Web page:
With a retention rate of 53.57 percent from last semester’s House of Representatives to this semester, Student Government Association members said they hope to improve the body’s reputation and in turn, retention by changing the focus from internal issues to student concerns.”Students don’t want to see SGA doing things for SGA – they want to see them doing things for students,” said Tori Hutchens, chairwoman of elections and regulations.
Although she said there is only so much SGA can do to get people to participate; it’s all cyclical.
Hutchens said three of 26 open seats will remain vacant after Tuesday’s election because no candidates ran to fill the positions and five of the 23 candidates elected ran unopposed.
Hutchens said she hopes that if meetings can run more efficiently this semester and if SGA can pass bills that impact students, representatives will be more apt to stay involved.
Ryan Johnson, communications chairman, said some students join SGA in an attempt to build their resumÂs and then leave when “they realize it’s not a walk in the park.”
Last semester, students were not impressed with how meetings were run, Johnson said, but the speaker of the House should smooth those problems out and bring focus to the meetings.
John Campbell, a senior political science major, said he resigned from his position as speaker because he is focusing on a business venture and taking 12 hours of coursework. He said he does not have the time to commit to the position, however, he said he will remain involved in SGA through student committees, which do not require as much time.
Hutchens said there are positions open for a variety of reasons, including students studying abroad, members getting elected to higher positions and leaving their representative spots open, and students leaving because of scheduling issues.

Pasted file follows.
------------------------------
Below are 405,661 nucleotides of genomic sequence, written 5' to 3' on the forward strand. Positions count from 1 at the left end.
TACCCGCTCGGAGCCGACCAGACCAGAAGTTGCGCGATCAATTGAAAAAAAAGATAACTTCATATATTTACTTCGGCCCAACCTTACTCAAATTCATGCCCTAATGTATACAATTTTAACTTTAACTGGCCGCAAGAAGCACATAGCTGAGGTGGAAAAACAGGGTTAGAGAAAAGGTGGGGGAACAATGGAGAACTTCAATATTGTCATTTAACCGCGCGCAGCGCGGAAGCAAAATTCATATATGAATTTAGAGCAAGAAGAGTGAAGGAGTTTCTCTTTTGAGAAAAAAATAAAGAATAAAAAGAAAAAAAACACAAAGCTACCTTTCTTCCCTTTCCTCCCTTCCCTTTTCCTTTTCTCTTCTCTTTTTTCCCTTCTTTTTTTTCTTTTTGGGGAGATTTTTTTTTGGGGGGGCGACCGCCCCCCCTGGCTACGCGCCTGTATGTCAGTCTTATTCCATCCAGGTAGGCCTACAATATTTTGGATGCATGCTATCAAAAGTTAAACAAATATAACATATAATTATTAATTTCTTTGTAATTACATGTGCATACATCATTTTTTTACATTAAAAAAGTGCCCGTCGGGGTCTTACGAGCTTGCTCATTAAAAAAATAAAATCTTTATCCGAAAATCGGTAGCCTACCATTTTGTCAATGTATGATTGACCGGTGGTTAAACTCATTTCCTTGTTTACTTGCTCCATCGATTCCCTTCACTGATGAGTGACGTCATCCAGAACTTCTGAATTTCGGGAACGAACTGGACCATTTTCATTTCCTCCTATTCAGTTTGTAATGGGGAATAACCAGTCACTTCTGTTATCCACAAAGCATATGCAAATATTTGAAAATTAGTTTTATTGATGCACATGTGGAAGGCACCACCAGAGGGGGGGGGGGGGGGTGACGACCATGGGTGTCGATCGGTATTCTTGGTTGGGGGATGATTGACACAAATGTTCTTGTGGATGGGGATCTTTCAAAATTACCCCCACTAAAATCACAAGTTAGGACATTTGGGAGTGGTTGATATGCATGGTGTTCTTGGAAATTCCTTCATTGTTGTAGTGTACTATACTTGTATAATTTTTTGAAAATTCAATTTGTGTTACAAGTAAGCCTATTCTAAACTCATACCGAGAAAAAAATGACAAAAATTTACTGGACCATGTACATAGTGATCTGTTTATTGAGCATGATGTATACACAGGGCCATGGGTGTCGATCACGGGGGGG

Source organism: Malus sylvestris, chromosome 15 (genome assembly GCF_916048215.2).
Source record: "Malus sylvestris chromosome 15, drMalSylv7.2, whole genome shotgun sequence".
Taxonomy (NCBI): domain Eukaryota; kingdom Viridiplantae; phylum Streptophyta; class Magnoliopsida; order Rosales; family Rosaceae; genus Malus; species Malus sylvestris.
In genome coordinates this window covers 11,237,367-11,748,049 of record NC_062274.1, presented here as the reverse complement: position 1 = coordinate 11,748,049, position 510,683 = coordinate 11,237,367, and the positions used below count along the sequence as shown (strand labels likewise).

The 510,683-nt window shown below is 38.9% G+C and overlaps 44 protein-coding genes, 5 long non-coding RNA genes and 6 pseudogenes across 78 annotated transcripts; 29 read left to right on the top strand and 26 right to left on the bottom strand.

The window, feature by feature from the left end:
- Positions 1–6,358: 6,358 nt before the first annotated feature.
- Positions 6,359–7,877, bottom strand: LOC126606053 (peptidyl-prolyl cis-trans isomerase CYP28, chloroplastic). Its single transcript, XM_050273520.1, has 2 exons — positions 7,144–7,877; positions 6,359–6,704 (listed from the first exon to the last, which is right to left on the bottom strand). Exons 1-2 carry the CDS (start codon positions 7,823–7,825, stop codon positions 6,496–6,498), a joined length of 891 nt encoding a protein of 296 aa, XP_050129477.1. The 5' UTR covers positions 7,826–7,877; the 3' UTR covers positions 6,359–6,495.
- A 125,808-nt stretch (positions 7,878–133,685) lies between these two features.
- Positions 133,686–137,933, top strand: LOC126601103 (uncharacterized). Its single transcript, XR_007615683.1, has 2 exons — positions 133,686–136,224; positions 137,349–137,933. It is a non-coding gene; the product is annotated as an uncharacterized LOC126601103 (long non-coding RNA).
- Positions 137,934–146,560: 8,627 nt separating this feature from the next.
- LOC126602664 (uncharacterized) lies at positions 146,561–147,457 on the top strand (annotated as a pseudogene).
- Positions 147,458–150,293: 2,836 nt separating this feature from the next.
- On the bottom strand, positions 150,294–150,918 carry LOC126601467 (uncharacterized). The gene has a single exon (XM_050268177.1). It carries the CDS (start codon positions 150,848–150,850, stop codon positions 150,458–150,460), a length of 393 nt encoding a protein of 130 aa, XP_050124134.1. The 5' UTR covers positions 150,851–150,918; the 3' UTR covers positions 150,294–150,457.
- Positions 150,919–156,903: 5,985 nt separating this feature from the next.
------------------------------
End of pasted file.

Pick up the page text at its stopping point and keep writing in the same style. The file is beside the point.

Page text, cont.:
Student governments at the University of Texas at Austin and Baylor University do not have elections to fill empty seats, instead committees select a replacement from a pool of applicants.
UT-Austin, like TCU, elects representatives by college, though its student government has 39 representatives for an undergraduate student body of 39,000, while TCU’s SGA has 56 representatives for an undergraduate student body of 7,171.
Hutchens said before the new constitution, which calls for students to represent their colleges rather than their residence halls, SGA had more than 100 representatives.
She said that having 56 representatives is working out and SGA does not want to focus on decreasing numbers because its goal this semester is to get outside of the organization and do things for the campus.
SGA will continue to try and implement changes for students, Hutchens said, though students often do not credit SGA for small changes, such as the new benches near Pond St. Grill.
Johnson said he hopes that by focusing on the student body, SGA can change the negative perception many students have, one that often makes them hesitant to get involved.